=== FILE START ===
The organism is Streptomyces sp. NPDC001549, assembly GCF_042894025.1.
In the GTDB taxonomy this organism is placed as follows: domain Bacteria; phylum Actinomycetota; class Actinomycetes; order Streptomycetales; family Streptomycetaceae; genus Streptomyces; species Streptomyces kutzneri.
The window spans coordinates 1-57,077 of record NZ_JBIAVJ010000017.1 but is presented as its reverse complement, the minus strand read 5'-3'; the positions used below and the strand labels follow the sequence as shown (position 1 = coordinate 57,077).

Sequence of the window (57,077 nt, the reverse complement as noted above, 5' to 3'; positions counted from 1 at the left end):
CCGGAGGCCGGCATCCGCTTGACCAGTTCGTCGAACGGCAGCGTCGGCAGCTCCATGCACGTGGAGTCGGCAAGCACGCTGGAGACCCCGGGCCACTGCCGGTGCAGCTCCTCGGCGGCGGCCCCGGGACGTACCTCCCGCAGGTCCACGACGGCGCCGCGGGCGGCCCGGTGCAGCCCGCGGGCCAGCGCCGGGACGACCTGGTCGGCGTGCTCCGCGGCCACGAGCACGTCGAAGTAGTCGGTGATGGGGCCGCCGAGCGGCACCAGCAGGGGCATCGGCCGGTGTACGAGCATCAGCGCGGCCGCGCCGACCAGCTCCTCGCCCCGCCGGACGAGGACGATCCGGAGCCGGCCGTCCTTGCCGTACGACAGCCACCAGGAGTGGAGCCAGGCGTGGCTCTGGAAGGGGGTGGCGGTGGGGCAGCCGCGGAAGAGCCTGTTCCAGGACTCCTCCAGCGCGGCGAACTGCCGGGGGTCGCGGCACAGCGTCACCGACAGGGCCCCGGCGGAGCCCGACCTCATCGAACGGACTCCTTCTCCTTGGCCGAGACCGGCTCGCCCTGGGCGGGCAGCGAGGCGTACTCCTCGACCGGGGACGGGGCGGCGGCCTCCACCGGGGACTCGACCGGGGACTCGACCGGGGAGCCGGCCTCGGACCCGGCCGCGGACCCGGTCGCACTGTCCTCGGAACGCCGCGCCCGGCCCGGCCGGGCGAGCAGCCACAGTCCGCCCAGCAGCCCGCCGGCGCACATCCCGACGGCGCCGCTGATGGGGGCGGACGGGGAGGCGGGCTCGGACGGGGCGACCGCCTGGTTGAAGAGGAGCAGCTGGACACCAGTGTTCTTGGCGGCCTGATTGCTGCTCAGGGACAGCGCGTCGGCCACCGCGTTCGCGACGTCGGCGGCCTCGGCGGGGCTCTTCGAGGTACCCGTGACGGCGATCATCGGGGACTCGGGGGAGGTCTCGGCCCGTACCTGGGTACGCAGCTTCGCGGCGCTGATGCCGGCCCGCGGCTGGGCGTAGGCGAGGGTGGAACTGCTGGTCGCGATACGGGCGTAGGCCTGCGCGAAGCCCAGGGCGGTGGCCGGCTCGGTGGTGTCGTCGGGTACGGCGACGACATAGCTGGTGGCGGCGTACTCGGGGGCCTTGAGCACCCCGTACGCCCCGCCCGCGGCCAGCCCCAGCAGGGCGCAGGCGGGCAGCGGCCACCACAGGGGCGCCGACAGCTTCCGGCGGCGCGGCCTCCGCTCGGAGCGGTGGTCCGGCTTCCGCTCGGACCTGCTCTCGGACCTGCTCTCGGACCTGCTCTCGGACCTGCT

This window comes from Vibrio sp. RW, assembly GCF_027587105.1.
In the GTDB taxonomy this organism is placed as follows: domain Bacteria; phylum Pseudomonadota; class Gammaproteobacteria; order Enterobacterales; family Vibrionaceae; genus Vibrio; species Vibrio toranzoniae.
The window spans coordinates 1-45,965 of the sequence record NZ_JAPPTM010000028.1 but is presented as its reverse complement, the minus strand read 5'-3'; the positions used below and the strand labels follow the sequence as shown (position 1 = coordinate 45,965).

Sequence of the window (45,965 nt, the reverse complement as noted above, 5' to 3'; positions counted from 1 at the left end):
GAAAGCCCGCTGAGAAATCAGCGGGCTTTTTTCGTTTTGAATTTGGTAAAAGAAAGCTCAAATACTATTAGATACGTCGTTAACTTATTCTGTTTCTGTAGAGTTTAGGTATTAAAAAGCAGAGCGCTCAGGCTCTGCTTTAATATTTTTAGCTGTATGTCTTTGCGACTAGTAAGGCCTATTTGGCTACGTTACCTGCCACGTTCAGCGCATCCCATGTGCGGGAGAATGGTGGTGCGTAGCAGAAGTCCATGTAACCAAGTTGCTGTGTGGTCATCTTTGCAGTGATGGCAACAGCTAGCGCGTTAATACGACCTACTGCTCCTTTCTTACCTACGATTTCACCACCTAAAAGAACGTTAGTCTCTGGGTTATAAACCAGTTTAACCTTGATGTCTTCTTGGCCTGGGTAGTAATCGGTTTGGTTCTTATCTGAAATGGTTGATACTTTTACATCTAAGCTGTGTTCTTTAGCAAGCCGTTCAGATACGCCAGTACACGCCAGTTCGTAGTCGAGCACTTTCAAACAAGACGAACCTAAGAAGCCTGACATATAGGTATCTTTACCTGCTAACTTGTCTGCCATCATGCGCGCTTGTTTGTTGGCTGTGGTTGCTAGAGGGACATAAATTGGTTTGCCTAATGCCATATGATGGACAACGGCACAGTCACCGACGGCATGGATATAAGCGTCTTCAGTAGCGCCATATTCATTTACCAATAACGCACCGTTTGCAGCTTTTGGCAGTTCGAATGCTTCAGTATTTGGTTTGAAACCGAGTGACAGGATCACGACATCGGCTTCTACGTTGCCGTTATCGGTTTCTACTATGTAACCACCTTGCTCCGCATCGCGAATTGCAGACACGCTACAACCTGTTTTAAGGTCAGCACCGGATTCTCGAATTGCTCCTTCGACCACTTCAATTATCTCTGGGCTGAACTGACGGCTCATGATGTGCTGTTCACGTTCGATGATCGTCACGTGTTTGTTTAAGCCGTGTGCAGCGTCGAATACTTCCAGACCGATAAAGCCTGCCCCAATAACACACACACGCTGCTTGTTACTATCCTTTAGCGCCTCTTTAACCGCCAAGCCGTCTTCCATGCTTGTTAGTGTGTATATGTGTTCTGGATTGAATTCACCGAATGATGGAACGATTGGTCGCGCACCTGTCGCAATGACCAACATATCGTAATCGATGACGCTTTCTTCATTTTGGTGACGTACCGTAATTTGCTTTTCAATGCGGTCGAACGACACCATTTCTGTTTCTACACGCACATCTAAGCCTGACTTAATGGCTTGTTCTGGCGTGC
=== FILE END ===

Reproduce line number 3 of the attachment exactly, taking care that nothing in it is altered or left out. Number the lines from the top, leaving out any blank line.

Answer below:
The window spans coordinates 1-57,077 of record NZ_JBIAVJ010000017.1 but is presented as its reverse complement, the minus strand read 5'-3'; the positions used below and the strand labels follow the sequence as shown (position 1 = coordinate 57,077).